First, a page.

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Best New Water Parks for 2016

January 4th, 2016 by Amanda Geronikos No comments »

As temperatures continue to drop in many parts of the U.S., we’re turning our attention to heated pools, waterslides, lazy rivers and more at these water parks, expected to open in 2016.

Rendering of Carolina Harbor at Carowinds

Carolina Harbor at Carowinds

Yes, Carowinds already has a small water park called Boomerang Bay, but it will get a total revamp in 2016, including a new name: Carolina Harbor. The expansion will feature the addition of a six-story waterslide, a two-acre area just for families, and an onsite restaurant. Bonus: Admission to the water park will be included with your ticket to Carowinds.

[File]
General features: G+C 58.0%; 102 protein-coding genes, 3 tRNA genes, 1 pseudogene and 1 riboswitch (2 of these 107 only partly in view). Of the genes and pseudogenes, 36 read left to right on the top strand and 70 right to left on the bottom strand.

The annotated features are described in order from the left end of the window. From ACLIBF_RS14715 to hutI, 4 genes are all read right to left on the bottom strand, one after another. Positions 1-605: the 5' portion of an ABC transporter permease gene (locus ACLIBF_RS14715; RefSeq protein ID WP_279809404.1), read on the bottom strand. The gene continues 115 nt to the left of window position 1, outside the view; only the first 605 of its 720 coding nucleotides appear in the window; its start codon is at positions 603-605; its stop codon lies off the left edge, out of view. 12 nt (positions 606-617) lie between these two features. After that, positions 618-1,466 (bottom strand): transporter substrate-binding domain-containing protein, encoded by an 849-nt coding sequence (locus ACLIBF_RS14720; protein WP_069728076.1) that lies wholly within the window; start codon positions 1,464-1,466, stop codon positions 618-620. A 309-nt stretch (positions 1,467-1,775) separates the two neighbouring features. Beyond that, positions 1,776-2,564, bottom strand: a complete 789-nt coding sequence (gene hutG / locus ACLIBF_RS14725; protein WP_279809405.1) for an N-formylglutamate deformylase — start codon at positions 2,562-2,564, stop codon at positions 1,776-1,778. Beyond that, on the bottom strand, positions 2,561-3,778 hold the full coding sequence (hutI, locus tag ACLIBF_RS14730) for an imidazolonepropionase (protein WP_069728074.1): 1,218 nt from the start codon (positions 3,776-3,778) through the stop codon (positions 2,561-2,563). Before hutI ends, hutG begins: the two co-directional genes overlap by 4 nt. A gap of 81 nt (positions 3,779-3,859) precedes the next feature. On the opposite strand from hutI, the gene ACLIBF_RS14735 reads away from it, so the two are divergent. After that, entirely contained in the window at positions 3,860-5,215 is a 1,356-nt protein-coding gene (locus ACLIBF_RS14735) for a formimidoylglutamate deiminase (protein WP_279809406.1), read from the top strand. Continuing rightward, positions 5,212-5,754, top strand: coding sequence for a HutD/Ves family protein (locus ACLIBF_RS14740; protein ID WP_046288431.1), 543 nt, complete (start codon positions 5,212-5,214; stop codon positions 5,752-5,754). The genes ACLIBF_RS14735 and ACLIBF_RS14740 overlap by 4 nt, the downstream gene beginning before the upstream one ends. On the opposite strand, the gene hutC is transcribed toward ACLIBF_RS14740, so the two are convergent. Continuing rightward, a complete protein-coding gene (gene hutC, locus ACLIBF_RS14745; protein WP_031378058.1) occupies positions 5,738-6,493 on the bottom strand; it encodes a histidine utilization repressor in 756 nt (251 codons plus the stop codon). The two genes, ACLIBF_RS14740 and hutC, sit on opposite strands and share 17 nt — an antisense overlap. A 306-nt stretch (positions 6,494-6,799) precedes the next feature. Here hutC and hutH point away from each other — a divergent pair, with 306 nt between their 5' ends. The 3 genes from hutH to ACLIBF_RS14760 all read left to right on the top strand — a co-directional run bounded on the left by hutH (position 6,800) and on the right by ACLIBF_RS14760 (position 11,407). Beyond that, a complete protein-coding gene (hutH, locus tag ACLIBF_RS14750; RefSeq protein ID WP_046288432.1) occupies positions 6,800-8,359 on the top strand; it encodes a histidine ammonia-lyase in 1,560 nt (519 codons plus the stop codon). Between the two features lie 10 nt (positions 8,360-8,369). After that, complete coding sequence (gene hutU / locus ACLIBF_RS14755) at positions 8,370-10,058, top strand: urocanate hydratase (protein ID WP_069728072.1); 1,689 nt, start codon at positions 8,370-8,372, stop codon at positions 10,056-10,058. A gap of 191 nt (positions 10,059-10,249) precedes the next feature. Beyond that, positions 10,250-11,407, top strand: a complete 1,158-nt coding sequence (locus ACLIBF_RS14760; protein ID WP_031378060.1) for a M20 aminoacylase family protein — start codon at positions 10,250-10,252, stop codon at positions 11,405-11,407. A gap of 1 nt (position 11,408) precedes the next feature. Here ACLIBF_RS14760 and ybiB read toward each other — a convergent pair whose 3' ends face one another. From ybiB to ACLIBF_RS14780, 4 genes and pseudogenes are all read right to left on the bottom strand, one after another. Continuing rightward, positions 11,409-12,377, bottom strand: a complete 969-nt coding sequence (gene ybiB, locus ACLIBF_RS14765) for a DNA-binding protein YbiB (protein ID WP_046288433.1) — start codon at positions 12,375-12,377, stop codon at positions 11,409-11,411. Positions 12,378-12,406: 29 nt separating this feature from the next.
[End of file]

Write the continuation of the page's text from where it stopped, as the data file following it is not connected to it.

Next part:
Great Wolf Lodge Southern California
Expected to open as early as February 2016, Great Wolf Lodge Southern California will feature a 105,000-square-foot indoor water park, along with the brand’s other signature features: restaurants, mini-golf, a kids’ spa, an arcade and family suites — plus so much more.

Photos: Inside Great Wolf Lodge Southern California

Great Wolf Lodge Colorado Springs
Yes, there’s another Great Wolf Lodge expected to open in late-2016, this one in Colorado Springs. It will feature a massive indoor water park with slides, lazy rivers, dump buckets, spraygrounds and private cabanas (for rent) — all included in nightly rates!

Cape Codder Water Park at Cape Codder Resort & Spa